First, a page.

develooper Front page | perl.ithreads | Postings from August 2002

Re: Thread-Tie-0.01

From:
Elizabeth Mattijsen
Date:
August 12, 2002 11:02
Subject:
Re: Thread-Tie-0.01
Message ID:
4.2.0.58.20020812195902.062dd3f0@mickey.dijkmat.nl
At 04:59 PM 8/12/02 +0100, Nick Ing-Simmons wrote:
> >I'm not sure I'm following you here...  Could you elaborate?
>tie @tied_array;  # 10000 elements say
>
>foreach my $value (@tied_array)  # 10000 extra SVs tied to elements
>  {
>   print $value;
>  }  # all freed here
>
>foreach my $i (0..$#tied_array)
>  {
>   my $value = $tied_array[$i];   # Just one extra SV tied to an element
>   print $value;
>  } # free'd / reused here

 From Arthur's description I got the impression that there wouldn't be any 
difference in these approaches.  Both will do a FETCH and store it in an SV 
associated with the element.  It's just that in the first case this happens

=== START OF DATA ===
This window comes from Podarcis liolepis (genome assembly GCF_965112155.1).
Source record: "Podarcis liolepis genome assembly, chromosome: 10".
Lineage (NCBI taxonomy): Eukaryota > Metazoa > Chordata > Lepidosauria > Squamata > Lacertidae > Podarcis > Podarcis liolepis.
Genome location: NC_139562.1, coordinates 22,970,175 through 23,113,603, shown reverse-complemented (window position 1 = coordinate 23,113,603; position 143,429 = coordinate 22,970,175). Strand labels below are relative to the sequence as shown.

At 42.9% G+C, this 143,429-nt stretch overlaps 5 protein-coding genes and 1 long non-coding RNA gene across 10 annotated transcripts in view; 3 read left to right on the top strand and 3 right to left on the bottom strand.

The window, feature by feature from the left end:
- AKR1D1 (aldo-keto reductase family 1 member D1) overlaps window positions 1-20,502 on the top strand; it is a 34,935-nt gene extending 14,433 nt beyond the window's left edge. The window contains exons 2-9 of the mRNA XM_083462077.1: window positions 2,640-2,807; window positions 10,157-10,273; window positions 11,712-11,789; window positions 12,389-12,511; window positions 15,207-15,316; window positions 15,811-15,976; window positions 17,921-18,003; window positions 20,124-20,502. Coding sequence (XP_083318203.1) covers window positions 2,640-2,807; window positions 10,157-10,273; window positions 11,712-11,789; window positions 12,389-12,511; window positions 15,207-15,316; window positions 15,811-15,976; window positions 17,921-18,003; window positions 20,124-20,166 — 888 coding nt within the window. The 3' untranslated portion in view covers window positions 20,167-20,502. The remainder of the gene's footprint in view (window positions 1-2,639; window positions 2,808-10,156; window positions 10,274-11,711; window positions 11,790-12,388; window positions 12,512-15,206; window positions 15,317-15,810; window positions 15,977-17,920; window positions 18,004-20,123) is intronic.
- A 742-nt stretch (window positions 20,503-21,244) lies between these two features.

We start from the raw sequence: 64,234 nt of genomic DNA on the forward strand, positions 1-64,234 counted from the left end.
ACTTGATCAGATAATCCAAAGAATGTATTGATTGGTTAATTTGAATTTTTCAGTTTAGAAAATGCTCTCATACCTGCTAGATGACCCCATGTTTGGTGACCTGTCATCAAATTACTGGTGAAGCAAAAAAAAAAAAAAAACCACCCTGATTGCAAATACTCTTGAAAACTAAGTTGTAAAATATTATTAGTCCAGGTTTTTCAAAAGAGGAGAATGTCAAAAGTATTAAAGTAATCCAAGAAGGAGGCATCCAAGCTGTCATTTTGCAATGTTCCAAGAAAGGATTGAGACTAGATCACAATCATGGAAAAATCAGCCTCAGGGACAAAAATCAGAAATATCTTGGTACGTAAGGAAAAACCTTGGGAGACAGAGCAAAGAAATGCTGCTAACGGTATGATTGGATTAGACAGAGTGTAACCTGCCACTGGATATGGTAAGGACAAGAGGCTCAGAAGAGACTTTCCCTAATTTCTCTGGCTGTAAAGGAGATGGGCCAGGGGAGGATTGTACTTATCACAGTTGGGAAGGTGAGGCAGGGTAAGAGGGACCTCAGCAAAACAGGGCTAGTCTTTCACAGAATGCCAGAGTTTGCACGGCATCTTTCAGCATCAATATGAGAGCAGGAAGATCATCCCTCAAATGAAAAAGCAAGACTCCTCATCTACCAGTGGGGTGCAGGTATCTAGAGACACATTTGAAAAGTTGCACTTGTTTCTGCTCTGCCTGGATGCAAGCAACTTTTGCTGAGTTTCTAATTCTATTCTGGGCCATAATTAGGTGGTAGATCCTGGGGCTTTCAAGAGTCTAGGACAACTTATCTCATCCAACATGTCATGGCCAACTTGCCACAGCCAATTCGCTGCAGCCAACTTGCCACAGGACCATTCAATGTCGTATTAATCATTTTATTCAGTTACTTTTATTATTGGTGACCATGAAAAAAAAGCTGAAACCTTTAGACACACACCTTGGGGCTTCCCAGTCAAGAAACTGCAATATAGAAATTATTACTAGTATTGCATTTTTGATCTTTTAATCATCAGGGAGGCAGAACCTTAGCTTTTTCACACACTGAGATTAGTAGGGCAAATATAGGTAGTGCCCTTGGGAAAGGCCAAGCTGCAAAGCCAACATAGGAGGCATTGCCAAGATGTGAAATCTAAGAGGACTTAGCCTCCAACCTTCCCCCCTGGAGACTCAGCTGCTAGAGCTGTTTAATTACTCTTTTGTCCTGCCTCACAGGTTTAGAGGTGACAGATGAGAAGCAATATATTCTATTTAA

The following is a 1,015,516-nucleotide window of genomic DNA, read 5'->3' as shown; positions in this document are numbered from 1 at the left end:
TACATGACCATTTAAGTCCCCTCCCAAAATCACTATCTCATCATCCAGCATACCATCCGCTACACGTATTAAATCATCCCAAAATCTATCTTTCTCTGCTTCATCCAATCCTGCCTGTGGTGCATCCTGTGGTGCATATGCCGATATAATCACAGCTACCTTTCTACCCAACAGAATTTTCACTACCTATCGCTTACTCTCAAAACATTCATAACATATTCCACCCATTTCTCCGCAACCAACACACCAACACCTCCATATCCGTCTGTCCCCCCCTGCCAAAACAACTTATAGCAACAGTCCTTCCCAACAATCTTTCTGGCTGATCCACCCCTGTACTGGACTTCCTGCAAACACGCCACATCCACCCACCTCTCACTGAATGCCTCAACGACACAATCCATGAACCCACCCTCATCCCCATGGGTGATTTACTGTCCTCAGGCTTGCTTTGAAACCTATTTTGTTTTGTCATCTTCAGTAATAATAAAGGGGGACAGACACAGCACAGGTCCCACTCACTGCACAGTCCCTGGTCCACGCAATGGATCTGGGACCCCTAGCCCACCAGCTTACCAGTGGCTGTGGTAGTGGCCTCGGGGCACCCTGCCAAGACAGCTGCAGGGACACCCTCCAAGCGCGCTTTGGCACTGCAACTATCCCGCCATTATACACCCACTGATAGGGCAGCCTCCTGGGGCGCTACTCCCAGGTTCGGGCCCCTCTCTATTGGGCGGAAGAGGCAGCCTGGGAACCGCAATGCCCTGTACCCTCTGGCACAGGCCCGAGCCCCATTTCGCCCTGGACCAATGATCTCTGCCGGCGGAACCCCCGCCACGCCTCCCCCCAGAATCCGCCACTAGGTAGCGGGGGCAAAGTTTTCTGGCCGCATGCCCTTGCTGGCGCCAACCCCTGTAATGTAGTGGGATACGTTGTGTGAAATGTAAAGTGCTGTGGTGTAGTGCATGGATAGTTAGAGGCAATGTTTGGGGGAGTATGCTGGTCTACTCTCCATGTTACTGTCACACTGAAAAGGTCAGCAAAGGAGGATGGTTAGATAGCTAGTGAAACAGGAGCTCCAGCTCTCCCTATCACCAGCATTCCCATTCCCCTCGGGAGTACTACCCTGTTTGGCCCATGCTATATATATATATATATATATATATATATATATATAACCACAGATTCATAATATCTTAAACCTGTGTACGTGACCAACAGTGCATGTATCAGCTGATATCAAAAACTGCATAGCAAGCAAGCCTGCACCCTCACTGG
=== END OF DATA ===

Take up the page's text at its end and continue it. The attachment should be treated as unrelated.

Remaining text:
when building the list in foreach(), the second it is when fetching it 
inside the loop.

Am I reading Arthur's explanation the wrong way then?


> >> >Apart from the huge memory leak that makes it impossible to use shared
> >> >arrays and hashes in a production environment.
> >>So let us find it.
> >   $ perl -Mthreads -Mthreads::shared -e 'my @array : shared; while (1) {
> >push( @array,1 ); pop( @array ) }'
> >will start eating away at your memory quite rigorously...  ;-)
>That will be a huge help in track it down.

Can't get much simpler than that, now can it?   ;-)


> >I'm not 100% sure with hashes, that may need involvement of multiple
> >threads.  Couldn't reproduce it as simply as above...
> >As most of it is in XS, I won't be able to help you much there...
>Just producing ways to reporoduce the problem (ideally as tests)
>is a huge help.

Will look at the hash case again.  Am quite sure it does leak also, but I 
guess I need to create a simple case...  ;-)


> >> >- threads->yield doesn't seem to yield.
> >> >This means you're burning CPU needlessly until your timeslice is over.
> >>ick - can we find something that _does_ yield?
> >You mean an OS that yields()?
>No I mean something that will cause Linux to yield usleep(1) or
>a select() with a 1ms timeout or ...

Which is what sleep(0) might do...  ok...  Will do some testing now...


Liz




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